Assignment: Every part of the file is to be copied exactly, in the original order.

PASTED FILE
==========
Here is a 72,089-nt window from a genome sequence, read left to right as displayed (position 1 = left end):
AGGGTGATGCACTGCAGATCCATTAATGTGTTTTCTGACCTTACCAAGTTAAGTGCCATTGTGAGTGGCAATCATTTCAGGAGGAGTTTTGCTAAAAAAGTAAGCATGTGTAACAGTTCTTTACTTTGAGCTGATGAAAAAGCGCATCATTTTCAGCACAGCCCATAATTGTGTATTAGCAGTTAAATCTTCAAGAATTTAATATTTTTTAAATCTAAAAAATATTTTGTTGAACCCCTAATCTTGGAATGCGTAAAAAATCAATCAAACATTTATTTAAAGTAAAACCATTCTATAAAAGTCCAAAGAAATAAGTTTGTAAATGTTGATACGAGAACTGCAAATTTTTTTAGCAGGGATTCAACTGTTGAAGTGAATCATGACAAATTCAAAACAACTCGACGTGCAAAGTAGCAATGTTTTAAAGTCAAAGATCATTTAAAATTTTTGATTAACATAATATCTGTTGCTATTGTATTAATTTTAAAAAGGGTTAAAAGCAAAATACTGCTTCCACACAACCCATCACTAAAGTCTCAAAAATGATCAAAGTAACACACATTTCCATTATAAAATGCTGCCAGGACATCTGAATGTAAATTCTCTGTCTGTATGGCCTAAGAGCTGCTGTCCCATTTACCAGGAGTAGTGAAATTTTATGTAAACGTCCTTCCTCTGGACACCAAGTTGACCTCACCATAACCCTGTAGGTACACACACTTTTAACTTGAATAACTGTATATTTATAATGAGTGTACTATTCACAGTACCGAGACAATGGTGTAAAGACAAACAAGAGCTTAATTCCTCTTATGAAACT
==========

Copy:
Here is a 72,089-nt window from a genome sequence, read left to right as displayed (position 1 = left end):
AGGGTGATGCACTGCAGATCCATTAATGTGTTTTCTGACCTTACCAAGTTAAGTGCCATTGTGAGTGGCAATCATTTCAGGAGGAGTTTTGCTAAAAAAGTAAGCATGTGTAACAGTTCTTTACTTTGAGCTGATGAAAAAGCGCATCATTTTCAGCACAGCCCATAATTGTGTATTAGCAGTTAAATCTTCAAGAATTTAATATTTTTTAAATCTAAAAAATATTTTGTTGAACCCCTAATCTTGGAATGCGTAAAAAATCAATCAAACATTTATTTAAAGTAAAACCATTCTATAAAAGTCCAAAGAAATAAGTTTGTAAATGTTGATACGAGAACTGCAAATTTTTTTAGCAGGGATTCAACTGTTGAAGTGAATCATGACAAATTCAAAACAACTCGACGTGCAAAGTAGCAATGTTTTAAAGTCAAAGATCATTTAAAATTTTTGATTAACATAATATCTGTTGCTATTGTATTAATTTTAAAAAGGGTTAAAAGCAAAATACTGCTTCCACACAACCCATCACTAAAGTCTCAAAAATGATCAAAGTAACACACATTTCCATTATAAAATGCTGCCAGGACATCTGAATGTAAATTCTCTGTCTGTATGGCCTAAGAGCTGCTGTCCCATTTACCAGGAGTAGTGAAATTTTATGTAAACGTCCTTCCTCTGGACACCAAGTTGACCTCACCATAACCCTGTAGGTACACACACTTTTAACTTGAATAACTGTATATTTATAATGAGTGTACTATTCACAGTACCGAGACAATGGTGTAAAGACAAACAAGAGCTTAATTCCTCTTATGAAACT